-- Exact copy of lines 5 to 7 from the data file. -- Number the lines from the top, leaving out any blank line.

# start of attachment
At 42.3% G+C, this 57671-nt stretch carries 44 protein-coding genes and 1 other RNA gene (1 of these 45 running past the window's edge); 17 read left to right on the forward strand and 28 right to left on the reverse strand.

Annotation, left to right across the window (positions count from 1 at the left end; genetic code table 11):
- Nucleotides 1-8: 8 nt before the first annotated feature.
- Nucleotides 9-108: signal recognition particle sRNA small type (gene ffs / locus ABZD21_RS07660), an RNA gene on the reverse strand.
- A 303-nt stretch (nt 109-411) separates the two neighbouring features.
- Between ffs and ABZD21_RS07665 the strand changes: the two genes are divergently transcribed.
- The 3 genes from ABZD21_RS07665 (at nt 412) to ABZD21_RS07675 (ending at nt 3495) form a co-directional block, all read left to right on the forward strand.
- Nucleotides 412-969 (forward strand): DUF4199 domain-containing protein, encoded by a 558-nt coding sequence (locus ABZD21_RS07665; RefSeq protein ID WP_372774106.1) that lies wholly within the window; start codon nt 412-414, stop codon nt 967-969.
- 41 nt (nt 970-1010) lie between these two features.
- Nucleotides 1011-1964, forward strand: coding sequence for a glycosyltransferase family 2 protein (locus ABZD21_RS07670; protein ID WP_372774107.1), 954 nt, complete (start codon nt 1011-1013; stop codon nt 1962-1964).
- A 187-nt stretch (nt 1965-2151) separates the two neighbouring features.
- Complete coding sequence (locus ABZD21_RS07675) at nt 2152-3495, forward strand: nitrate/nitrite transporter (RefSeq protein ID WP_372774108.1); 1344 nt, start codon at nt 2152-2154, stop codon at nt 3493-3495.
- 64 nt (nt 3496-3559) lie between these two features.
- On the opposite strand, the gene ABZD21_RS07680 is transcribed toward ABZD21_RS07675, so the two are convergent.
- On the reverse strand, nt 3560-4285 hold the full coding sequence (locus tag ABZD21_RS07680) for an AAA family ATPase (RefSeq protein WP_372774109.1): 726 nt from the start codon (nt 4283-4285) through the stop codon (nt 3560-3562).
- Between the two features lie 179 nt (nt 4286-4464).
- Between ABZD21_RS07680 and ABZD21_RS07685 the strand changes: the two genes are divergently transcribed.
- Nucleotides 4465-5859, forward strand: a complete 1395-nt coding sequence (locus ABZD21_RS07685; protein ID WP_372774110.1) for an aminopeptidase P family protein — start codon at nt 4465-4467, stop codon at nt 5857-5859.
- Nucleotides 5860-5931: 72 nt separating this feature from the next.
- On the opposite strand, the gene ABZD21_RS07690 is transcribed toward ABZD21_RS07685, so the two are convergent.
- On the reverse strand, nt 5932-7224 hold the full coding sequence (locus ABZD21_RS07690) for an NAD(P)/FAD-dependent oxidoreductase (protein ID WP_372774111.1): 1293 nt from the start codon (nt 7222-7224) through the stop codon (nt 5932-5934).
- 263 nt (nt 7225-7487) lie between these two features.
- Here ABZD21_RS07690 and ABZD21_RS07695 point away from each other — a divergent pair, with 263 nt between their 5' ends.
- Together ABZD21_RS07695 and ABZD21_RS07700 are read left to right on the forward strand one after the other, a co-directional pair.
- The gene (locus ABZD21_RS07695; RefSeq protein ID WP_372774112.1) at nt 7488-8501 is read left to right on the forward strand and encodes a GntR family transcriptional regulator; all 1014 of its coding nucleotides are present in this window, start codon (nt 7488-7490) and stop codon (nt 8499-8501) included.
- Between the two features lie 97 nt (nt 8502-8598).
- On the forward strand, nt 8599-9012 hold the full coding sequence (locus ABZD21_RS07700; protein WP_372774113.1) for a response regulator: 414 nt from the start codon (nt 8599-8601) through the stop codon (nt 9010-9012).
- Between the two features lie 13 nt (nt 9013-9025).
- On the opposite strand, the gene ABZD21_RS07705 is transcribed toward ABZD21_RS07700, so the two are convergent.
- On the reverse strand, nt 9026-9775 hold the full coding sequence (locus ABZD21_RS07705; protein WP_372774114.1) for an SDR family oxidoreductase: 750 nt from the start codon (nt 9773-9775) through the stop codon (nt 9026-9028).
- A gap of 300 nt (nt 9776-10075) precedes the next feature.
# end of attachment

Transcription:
- A 303-nt stretch (nt 109-411) separates the two neighbouring features.
- Between ffs and ABZD21_RS07665 the strand changes: the two genes are divergently transcribed.
- The 3 genes from ABZD21_RS07665 (at nt 412) to ABZD21_RS07675 (ending at nt 3495) form a co-directional block, all read left to right on the forward strand.